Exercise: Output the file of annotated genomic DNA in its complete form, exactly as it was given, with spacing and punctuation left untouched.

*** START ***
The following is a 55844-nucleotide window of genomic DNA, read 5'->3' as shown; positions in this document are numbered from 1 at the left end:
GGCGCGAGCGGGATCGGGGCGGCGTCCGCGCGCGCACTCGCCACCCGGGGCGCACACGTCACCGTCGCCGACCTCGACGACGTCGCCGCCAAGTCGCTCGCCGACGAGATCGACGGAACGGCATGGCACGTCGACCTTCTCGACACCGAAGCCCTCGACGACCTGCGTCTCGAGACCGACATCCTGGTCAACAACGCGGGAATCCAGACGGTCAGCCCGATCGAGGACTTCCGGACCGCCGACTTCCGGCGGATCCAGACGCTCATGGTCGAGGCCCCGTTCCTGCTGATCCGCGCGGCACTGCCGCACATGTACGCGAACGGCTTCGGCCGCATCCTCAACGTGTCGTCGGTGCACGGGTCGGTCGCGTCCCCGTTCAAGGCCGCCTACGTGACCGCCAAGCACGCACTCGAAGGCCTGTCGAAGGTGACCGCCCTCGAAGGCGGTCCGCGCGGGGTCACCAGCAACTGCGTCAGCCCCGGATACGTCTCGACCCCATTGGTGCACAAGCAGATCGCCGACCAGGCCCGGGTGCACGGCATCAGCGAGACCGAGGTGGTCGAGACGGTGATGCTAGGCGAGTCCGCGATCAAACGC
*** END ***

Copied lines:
The following is a 55844-nucleotide window of genomic DNA, read 5'->3' as shown; positions in this document are numbered from 1 at the left end:
GGCGCGAGCGGGATCGGGGCGGCGTCCGCGCGCGCACTCGCCACCCGGGGCGCACACGTCACCGTCGCCGACCTCGACGACGTCGCCGCCAAGTCGCTCGCCGACGAGATCGACGGAACGGCATGGCACGTCGACCTTCTCGACACCGAAGCCCTCGACGACCTGCGTCTCGAGACCGACATCCTGGTCAACAACGCGGGAATCCAGACGGTCAGCCCGATCGAGGACTTCCGGACCGCCGACTTCCGGCGGATCCAGACGCTCATGGTCGAGGCCCCGTTCCTGCTGATCCGCGCGGCACTGCCGCACATGTACGCGAACGGCTTCGGCCGCATCCTCAACGTGTCGTCGGTGCACGGGTCGGTCGCGTCCCCGTTCAAGGCCGCCTACGTGACCGCCAAGCACGCACTCGAAGGCCTGTCGAAGGTGACCGCCCTCGAAGGCGGTCCGCGCGGGGTCACCAGCAACTGCGTCAGCCCCGGATACGTCTCGACCCCATTGGTGCACAAGCAGATCGCCGACCAGGCCCGGGTGCACGGCATCAGCGAGACCGAGGTGGTCGAGACGGTGATGCTAGGCGAGTCCGCGATCAAACGC